Immersive Virtual Reality in Occupational Therapy practice as a non-opioid analgesic during burn wound care procedures.

Mrs Amber Jones1, Miss Erin Molloy1, Associate Professor Paul Gray2,  Emeritus Professor Jenny Strong1, Mrs Sue Laracy1

1Occupational Therapy, The Royal Brisbane & Women’s Hospital, Herston, Brisbane, Australia, 2Professor Tess Cramond Multidisciplinary Pain Service, The Royal Brisbane & Women’s Hospital, Herston, Brisbane, Australia


Introduction: For daily burn wound-care procedures, opioid analgesics alone are often insufficient (1-3). Often, burn injured patients experience uncontrolled pain during dressing changes leading to poorer physical and psychological outcomes (1-3). Virtual reality’s (VR) immersive, entertaining effects are useful for redirecting attention away from painful treatment experiences (1-3). With the rapid and continuous changes in technology, low-cost, feasible and effective options for VR are now readily available but minimally implemented. It is the aim of this study to determine if low cost, immersive VR in a burn injured cohort provides a valuable adjunct to opioid analgesics during wound-care procedures.

Method: A single-case experimental, multiple baseline design will be used across subjects. The multiple baseline design involves the measurement of multiple persons both before and after the use of VR and will allow the research team to make inferences about behaviour change (4). Transitions of each subject from no VR use to VR use will establish a baseline for intra-subject comparison. Numerical pain and anxiety scores pre, during and post wound-care procedure will be recorded along with quantified opioid use and wound care procedure duration. Patient and staff experiences will be obtained using descriptive questionnaires.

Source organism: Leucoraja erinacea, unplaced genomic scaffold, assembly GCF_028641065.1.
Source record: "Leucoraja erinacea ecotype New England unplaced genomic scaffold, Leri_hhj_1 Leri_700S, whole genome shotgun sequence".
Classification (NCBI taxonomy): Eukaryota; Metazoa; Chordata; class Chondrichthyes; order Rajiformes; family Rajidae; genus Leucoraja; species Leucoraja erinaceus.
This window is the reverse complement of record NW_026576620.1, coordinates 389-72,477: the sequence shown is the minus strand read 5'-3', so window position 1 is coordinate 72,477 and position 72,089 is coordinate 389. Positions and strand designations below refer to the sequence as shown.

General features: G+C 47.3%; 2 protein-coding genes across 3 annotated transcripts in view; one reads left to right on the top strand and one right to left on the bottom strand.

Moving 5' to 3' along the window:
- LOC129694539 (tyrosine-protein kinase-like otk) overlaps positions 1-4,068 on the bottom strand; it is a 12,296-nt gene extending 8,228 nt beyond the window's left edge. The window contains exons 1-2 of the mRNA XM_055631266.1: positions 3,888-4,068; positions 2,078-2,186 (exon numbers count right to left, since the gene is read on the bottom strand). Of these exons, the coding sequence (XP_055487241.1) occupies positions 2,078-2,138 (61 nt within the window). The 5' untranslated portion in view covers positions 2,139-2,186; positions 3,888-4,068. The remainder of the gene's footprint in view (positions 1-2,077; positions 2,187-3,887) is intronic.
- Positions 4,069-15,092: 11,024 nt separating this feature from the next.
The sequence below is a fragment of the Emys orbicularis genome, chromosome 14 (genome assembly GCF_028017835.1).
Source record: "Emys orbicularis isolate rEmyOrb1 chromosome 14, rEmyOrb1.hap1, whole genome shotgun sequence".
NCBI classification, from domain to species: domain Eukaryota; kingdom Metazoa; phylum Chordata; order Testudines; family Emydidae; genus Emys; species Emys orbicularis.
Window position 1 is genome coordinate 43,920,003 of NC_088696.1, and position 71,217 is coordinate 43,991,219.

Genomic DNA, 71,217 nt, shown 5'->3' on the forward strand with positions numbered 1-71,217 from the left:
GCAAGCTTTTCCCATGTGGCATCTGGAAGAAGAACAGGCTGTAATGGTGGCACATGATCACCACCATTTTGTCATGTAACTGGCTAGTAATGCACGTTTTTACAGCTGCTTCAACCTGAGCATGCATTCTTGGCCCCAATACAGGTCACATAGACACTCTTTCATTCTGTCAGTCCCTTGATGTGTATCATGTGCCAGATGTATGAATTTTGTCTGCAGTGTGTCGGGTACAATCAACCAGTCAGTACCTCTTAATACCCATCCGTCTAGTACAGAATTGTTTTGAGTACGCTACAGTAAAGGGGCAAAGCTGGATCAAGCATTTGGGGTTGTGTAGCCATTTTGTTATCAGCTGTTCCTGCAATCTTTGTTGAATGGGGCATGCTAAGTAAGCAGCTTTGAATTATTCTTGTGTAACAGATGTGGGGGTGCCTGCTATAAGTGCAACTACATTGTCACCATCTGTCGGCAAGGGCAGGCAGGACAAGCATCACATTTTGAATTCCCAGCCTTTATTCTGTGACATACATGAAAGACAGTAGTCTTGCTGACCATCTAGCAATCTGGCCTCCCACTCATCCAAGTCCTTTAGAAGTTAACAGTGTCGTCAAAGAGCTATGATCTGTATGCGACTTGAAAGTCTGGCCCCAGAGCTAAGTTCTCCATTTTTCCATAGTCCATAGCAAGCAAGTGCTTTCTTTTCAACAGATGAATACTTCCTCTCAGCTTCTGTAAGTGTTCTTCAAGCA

Results: Data will be visually analysed for changes in mean, level, slope, variability, latency and for consistency in patterns.

Discussion: If VR is found to decrease pain and anxiety during burn wound care, its wider integration in patient care will be an important next step in burn patient management.

1. Dascal, J., et al., Virtual Reality and Medical Inpatients: A Systematic Review of Randomized, Controlled Trials. Innov Clin Neurosci, 2017. 14(1-2): p. 14-21.
2. Kipping, Rodger, Miller & Kimble (2012). Virtual reality for acute pain reduction in adolescents undergoing burn wound care: a prospective randomised controlled trial. Burns, 38 p.650-657
3. Motta, Bucolo, Cuttle, Mill ,Hilder, Miller, Kimble (2008). The efficacy of an augmented virtual reality system to alleviate pain in children undergoing burns dressing changes: a randomised controlled trial. Burns, 34 (6) pp 803-808
4. Ottenbacher, K.J., Introduction to Single System Designs for Neurorehabilitation Research. Neurorehabilitation and Neural Repair, 1997. 11(4): p. 199-206.


Erin Molloy is a Senior Occupational Therapist working at the Professor Stuart Pegg Adult Burns Unit at the Royal Brisbane & Women’s Hospital. She is currently completing her PhD through the University of Queensland.

Recent Comments